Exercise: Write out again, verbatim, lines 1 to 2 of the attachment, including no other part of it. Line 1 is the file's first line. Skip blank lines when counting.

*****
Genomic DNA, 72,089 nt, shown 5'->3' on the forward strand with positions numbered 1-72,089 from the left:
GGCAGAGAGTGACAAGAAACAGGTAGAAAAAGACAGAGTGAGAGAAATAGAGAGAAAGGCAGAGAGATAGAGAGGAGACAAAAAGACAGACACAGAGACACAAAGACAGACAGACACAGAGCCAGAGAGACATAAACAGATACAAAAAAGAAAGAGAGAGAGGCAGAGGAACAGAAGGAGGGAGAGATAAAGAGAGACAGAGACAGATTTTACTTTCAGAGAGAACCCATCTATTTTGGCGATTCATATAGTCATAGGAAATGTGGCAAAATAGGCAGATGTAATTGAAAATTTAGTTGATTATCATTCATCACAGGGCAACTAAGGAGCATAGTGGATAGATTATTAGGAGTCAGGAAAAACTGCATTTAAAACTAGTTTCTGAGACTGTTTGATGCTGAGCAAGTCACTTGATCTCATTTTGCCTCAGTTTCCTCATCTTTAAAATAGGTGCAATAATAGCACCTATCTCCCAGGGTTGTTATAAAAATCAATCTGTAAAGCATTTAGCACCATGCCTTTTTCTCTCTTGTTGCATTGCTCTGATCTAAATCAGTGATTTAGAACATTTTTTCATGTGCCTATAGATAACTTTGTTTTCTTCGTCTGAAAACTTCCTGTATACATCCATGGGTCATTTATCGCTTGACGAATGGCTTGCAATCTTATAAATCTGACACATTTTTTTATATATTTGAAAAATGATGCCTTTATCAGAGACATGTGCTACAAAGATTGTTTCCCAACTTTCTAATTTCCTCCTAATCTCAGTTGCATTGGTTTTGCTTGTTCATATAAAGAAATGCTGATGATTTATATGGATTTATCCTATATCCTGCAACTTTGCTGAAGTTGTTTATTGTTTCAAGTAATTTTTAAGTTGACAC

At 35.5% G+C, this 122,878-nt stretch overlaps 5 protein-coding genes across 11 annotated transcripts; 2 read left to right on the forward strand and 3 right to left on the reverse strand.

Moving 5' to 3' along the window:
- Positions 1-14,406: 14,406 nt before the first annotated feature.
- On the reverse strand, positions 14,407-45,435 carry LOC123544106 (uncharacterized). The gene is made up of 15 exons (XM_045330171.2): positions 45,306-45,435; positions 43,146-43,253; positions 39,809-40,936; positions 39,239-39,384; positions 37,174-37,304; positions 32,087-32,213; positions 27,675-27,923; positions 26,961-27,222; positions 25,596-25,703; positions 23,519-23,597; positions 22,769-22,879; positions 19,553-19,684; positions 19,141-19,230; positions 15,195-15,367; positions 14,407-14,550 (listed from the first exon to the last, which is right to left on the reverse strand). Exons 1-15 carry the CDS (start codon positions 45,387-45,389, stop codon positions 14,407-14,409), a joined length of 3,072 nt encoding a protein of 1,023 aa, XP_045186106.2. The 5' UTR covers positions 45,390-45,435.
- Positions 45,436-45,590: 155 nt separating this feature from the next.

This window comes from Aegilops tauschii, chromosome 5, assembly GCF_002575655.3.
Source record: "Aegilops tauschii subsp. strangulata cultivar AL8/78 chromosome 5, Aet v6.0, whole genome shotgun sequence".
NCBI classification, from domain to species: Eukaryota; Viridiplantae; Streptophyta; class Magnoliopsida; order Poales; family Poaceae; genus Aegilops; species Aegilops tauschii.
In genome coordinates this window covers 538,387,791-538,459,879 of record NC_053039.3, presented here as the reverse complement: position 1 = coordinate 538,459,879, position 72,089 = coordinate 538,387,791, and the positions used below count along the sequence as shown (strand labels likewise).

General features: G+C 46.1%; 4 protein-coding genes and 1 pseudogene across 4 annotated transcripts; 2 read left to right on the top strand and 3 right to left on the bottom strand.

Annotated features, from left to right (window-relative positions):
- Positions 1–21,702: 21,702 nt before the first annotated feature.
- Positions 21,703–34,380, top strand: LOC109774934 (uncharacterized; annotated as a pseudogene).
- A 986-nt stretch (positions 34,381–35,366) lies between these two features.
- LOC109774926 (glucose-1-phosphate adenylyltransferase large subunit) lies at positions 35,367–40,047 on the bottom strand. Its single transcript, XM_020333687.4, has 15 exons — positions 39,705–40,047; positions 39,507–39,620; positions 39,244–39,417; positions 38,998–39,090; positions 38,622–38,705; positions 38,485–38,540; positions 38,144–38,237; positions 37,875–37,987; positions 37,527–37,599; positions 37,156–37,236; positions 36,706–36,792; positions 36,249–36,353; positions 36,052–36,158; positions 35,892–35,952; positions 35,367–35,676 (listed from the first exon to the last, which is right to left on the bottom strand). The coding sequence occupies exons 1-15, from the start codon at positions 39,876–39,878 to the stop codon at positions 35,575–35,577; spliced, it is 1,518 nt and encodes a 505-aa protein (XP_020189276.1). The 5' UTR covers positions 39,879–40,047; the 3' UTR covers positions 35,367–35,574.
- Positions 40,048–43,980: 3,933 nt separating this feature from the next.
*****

Genomic DNA, 72,089 nt, shown 5'->3' on the forward strand with positions numbered 1-72,089 from the left:
GGCAGAGAGTGACAAGAAACAGGTAGAAAAAGACAGAGTGAGAGAAATAGAGAGAAAGGCAGAGAGATAGAGAGGAGACAAAAAGACAGACACAGAGACACAAAGACAGACAGACACAGAGCCAGAGAGACATAAACAGATACAAAAAAGAAAGAGAGAGAGGCAGAGGAACAGAAGGAGGGAGAGATAAAGAGAGACAGAGACAGATTTTACTTTCAGAGAGAACCCATCTATTTTGGCGATTCATATAGTCATAGGAAATGTGGCAAAATAGGCAGATGTAATTGAAAATTTAGTTGATTATCATTCATCACAGGGCAACTAAGGAGCATAGTGGATAGATTATTAGGAGTCAGGAAAAACTGCATTTAAAACTAGTTTCTGAGACTGTTTGATGCTGAGCAAGTCACTTGATCTCATTTTGCCTCAGTTTCCTCATCTTTAAAATAGGTGCAATAATAGCACCTATCTCCCAGGGTTGTTATAAAAATCAATCTGTAAAGCATTTAGCACCATGCCTTTTTCTCTCTTGTTGCATTGCTCTGATCTAAATCAGTGATTTAGAACATTTTTTCATGTGCCTATAGATAACTTTGTTTTCTTCGTCTGAAAACTTCCTGTATACATCCATGGGTCATTTATCGCTTGACGAATGGCTTGCAATCTTATAAATCTGACACATTTTTTTATATATTTGAAAAATGATGCCTTTATCAGAGACATGTGCTACAAAGATTGTTTCCCAACTTTCTAATTTCCTCCTAATCTCAGTTGCATTGGTTTTGCTTGTTCATATAAAGAAATGCTGATGATTTATATGGATTTATCCTATATCCTGCAACTTTGCTGAAGTTGTTTATTGTTTCAAGTAATTTTTAAGTTGACAC